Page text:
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Sacred Harp singers from Colorado and New Mexico will converge on Fuller Lodge for the 21st Annual Rocky Mountain Shape note Convention from 9:30 a.m.-3:30 p.m. Sept. 25-26.
Los Alamos resident Claire Singleton will be one of the performers during the two-day singing event. Singleton, originally from Oxford, England, has been a Sacred Harp singer, or shape note singer, for more than 10 years.
Singleton found a group of shape note singers to share her passion for singing with in 2000, when she came to New Mexico on sabbatical. Two years later, she and her family moved here permanently and she joined a group from Albuquerque, who she still sings with.
According to a press release, shape note singing is a tradition that has been around since around 1844.
“Technically our style of singing is “shape note singing” because the musical notation uses note heads in four distinct shapes to aid in sight-reading, but it is often called ‘Sacred Harp’ singing because the books that most singers use today are called ‘The Sacred Harp,’ a press release said, “with the most prominent of these being the 1991 Denson edition. The term ‘sacred harp’ refers to the human voice — that is, the musical instrument you were given at birth.”
“It’s the oldest form of community singing,” Singleton said. “When we sing, we’re not rehearsing. We sing for our own enjoyment.”
The shape note system does not use the seven-note “solfege” system that most people are accustomed to. Instead, the Sacred Harp uses the “old four-note English system: fa-sol-la-fa-sol-la-mi-fa … there’s no need to worry about different keys. The shapes ingeniously indicate the different pitches,” according to the press release.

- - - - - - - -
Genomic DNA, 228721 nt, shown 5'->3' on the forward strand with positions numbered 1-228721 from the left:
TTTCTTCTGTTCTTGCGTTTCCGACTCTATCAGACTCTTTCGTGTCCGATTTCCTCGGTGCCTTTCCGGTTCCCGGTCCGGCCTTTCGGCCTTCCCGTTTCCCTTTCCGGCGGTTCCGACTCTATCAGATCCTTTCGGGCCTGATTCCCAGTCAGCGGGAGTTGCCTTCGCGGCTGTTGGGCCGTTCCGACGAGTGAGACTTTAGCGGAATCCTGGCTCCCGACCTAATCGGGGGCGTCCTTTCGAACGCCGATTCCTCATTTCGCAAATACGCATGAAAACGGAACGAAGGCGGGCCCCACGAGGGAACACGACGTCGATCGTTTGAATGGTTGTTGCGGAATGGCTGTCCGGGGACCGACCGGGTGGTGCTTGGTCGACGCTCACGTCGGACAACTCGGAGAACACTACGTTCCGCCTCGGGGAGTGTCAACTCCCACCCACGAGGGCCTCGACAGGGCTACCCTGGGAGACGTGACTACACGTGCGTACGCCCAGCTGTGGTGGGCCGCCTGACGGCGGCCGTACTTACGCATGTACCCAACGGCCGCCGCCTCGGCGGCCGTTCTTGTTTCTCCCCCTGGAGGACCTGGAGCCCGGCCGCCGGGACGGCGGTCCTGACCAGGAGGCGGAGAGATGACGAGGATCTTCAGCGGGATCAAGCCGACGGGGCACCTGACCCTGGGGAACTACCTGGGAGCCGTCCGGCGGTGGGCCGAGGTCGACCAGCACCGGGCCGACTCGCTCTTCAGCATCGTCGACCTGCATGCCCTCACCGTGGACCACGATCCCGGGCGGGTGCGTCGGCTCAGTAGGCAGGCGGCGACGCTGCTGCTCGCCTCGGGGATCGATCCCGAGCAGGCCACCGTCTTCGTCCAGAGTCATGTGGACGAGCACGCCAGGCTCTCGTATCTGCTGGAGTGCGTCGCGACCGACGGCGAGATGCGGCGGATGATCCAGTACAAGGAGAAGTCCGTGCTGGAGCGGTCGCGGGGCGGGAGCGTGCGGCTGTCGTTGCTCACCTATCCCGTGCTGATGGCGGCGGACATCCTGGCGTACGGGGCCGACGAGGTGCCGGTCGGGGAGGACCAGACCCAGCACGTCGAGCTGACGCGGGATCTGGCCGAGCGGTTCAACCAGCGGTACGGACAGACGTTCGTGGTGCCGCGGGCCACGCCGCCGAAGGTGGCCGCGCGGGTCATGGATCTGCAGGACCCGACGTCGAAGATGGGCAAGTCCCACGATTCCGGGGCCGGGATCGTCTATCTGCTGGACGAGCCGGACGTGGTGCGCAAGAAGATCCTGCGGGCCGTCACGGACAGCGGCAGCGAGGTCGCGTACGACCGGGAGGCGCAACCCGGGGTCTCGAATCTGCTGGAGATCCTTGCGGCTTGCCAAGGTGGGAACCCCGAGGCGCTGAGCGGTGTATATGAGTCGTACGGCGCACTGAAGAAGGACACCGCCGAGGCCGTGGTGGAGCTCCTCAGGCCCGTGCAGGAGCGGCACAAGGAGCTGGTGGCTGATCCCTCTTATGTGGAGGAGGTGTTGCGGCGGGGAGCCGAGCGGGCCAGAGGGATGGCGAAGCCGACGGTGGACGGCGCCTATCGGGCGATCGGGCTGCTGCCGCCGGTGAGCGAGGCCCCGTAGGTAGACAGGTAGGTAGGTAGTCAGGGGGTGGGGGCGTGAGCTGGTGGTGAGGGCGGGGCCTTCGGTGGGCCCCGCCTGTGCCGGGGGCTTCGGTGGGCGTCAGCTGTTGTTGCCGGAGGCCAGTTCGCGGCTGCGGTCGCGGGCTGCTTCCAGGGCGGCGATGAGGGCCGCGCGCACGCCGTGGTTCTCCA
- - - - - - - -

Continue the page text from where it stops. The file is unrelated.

Singleton said there are two shape note groups in New Mexico: one in Las Cruces and the other in Albuquerque. People who join the groups are not required to try out or to be professional singers.
“All events welcome beginners and newcomers, with no musical experience or religious affiliation required — in fact, the tradition was born from colonial ‘singing schools’ whose purpose was to teach beginners to sing and our methods continue to reflect this goal,” the press release stated.
Singleton said there are 573 hymns in the book from which the groups sing. She said shape note singing is particularly popular in the south and in New England. Shape note singing has also been featured in films, one of which includes
“It’s not like choral singing,” Singleton said. “It’s not like anything you’ve ever heard before.”
“It’s old. It’s spirited. It’s hauntingly beautiful … and it’s loud! Come sing for yourself,” a flyer announcing the event said.
The 21st Annual Rocky Mountain Shape Note Convention is free and open to the public.
Jennifer Garcia can be reached at firstname.lastname@example.org.